Energy Efficient Windows

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Energy & Cost Savings
Energy Efficient Windows can substantially reduce the costs associated with heating and cooling. In climates that mainly require cooling, non-energy efficient windows can be a major source of unwanted heat gain. In recent years, Energy Efficient Windows with Low-E coatings that reject solar heat without darkening the glass have undergone a technological revolution. It is now possible to significantly reduce solar heat gain and improve comfort while providing clear views and daylight. Savings include reduced air leakage. Depending on the condition of the old windows in an existing home, the savings can be higher if window replacement leads to long-term air leakage reduction.

Lower HVAC Costs
Energy Efficient Windows not only provide reduced annual heating and cooling bills, they also reduce the peak heating and cooling loads.  Energy Efficient Windows with Low-E Coatings not only provide reduced annual heating and cooling bills; they reduce the peak heating and cooling loads, as well.

Reduced Fading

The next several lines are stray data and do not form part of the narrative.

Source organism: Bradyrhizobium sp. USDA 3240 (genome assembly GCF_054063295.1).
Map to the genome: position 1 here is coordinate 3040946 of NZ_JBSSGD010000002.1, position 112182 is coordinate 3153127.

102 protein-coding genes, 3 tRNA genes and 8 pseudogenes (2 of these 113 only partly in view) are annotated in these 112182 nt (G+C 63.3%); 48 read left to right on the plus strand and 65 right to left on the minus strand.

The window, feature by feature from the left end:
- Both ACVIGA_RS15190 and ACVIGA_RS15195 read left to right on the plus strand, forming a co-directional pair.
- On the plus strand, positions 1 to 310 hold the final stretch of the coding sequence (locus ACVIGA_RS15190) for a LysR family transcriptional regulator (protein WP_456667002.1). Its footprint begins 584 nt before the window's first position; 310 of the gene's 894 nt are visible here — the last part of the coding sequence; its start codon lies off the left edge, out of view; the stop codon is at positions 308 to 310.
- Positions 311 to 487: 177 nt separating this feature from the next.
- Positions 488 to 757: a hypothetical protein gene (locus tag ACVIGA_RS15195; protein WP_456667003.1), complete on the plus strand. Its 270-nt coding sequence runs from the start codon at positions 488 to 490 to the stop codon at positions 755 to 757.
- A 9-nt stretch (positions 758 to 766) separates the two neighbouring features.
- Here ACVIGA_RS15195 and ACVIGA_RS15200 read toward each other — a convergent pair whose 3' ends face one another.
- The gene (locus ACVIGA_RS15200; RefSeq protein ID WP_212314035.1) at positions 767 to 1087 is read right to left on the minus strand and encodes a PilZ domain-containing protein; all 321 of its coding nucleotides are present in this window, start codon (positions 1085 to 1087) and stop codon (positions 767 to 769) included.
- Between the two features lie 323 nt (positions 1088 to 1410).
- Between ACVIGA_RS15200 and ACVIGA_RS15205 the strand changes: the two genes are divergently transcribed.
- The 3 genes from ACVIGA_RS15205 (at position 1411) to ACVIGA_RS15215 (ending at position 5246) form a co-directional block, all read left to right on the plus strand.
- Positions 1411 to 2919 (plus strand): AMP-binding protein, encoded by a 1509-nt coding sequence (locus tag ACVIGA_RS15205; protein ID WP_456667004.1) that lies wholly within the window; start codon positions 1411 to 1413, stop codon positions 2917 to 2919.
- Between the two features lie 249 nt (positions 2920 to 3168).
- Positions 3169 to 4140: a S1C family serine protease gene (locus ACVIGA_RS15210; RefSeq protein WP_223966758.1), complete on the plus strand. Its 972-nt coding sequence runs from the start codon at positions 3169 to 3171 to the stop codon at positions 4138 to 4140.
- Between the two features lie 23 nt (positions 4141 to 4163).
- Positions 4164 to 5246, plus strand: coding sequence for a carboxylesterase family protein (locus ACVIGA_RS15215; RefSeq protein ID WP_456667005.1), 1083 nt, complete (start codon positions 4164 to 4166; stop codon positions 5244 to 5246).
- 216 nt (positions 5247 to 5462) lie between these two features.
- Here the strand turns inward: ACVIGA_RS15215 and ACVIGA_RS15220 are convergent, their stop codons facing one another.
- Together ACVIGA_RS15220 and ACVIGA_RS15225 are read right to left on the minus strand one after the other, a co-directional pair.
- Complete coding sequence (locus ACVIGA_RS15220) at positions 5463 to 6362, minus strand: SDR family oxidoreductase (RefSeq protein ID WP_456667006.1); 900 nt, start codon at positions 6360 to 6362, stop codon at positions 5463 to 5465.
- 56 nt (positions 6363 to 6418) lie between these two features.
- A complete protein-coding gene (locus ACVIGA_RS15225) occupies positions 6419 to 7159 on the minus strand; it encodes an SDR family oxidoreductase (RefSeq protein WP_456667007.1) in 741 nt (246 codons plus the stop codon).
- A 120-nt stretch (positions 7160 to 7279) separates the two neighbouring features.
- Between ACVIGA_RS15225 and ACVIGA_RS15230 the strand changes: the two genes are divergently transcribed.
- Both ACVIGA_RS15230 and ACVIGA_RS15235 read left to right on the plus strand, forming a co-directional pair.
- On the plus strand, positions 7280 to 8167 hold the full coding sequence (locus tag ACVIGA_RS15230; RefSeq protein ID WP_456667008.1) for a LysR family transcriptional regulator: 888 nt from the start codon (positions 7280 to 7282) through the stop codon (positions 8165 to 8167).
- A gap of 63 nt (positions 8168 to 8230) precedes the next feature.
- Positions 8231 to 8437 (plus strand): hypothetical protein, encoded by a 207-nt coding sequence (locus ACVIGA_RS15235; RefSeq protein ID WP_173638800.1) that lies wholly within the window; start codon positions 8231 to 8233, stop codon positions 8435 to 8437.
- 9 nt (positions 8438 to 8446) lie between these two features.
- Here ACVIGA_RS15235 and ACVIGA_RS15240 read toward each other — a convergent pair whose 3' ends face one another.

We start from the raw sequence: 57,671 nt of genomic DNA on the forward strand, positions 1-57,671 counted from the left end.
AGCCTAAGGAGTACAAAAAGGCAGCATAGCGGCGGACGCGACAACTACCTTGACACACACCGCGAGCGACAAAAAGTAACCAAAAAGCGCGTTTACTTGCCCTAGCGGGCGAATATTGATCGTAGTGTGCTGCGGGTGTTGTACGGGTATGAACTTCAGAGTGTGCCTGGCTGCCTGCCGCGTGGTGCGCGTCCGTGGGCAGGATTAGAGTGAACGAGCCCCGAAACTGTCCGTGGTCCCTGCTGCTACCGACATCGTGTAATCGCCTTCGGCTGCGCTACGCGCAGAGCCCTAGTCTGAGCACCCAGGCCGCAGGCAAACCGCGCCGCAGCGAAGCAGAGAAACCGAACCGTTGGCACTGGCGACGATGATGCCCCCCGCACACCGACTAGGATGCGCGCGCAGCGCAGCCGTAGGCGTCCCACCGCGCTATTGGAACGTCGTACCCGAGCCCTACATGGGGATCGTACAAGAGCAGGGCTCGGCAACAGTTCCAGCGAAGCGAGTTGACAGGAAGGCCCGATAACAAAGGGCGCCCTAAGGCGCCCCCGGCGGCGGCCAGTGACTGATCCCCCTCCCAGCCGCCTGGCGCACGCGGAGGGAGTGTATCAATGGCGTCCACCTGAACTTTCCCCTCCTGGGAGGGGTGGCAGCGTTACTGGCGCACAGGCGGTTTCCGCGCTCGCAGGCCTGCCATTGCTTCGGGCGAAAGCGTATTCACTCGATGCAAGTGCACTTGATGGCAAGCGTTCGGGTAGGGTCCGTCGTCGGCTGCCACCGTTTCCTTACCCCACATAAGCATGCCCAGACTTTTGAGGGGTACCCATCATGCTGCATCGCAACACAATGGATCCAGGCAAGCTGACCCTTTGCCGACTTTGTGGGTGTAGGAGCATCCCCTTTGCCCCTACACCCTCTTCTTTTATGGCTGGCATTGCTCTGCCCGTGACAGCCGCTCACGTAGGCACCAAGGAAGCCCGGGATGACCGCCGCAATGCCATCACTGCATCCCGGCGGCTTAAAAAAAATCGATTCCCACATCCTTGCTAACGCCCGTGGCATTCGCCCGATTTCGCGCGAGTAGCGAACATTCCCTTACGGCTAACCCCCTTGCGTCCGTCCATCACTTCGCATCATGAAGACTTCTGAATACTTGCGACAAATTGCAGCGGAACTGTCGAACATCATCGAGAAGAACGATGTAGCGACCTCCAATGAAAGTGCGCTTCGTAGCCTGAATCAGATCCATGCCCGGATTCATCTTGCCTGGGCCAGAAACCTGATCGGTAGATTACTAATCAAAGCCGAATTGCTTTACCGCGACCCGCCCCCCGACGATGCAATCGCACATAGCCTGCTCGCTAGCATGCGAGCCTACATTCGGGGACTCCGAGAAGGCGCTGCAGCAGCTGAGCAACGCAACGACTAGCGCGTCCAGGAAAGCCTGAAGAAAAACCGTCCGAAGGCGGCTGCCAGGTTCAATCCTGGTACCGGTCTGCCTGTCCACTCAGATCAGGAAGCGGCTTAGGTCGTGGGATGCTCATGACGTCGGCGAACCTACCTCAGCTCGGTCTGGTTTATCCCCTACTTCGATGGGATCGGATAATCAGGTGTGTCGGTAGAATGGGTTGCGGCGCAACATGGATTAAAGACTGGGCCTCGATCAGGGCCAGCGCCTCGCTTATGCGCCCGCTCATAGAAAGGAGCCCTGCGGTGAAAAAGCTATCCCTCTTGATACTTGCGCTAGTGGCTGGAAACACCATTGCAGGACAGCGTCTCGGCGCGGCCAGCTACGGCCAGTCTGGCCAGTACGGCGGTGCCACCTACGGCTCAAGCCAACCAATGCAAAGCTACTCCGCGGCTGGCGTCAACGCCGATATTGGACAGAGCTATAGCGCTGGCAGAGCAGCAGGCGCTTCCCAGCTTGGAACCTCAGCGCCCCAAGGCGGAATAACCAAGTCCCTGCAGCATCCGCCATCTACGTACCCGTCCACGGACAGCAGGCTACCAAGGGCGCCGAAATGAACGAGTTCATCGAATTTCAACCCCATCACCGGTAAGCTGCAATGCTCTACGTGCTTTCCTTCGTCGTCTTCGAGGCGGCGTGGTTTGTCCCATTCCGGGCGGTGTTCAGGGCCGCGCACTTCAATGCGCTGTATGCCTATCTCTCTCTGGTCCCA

Many organic materials, such as carpet, fabrics, paper, artwork, paints, and wood may fade upon exposure to sunlight. Energy Efficient Window with Low-E Coatings selection can influence the type and intensity of transmitted radiation. The most harmful radiation in sunlight are the ultraviolet (UV) rays, which are the most energetic and thus most likely to break chemical bonds, leading to fading and degradation. Glass blocks all UV radiation below 300 nm, but transmits UV from 300-380 nm. Energy Efficient Window Coatings on glass can reduce the UV transmitted by up to 75%. UV absorbers can be incorporated into thin plastic films in multilayer windows or as an interlayer in laminated glass. In both cases, the UV transmission can be reduced to less than 1%. However, it is important to note that the remaining visible light that is transmitted can still cause serious fading in some materials. Using Energy Efficient Windows with Low-E coated glass, applied films, or windows incorporating plastic layers rather than clear uncoated glass will reduce fading for many modern interior furnishings.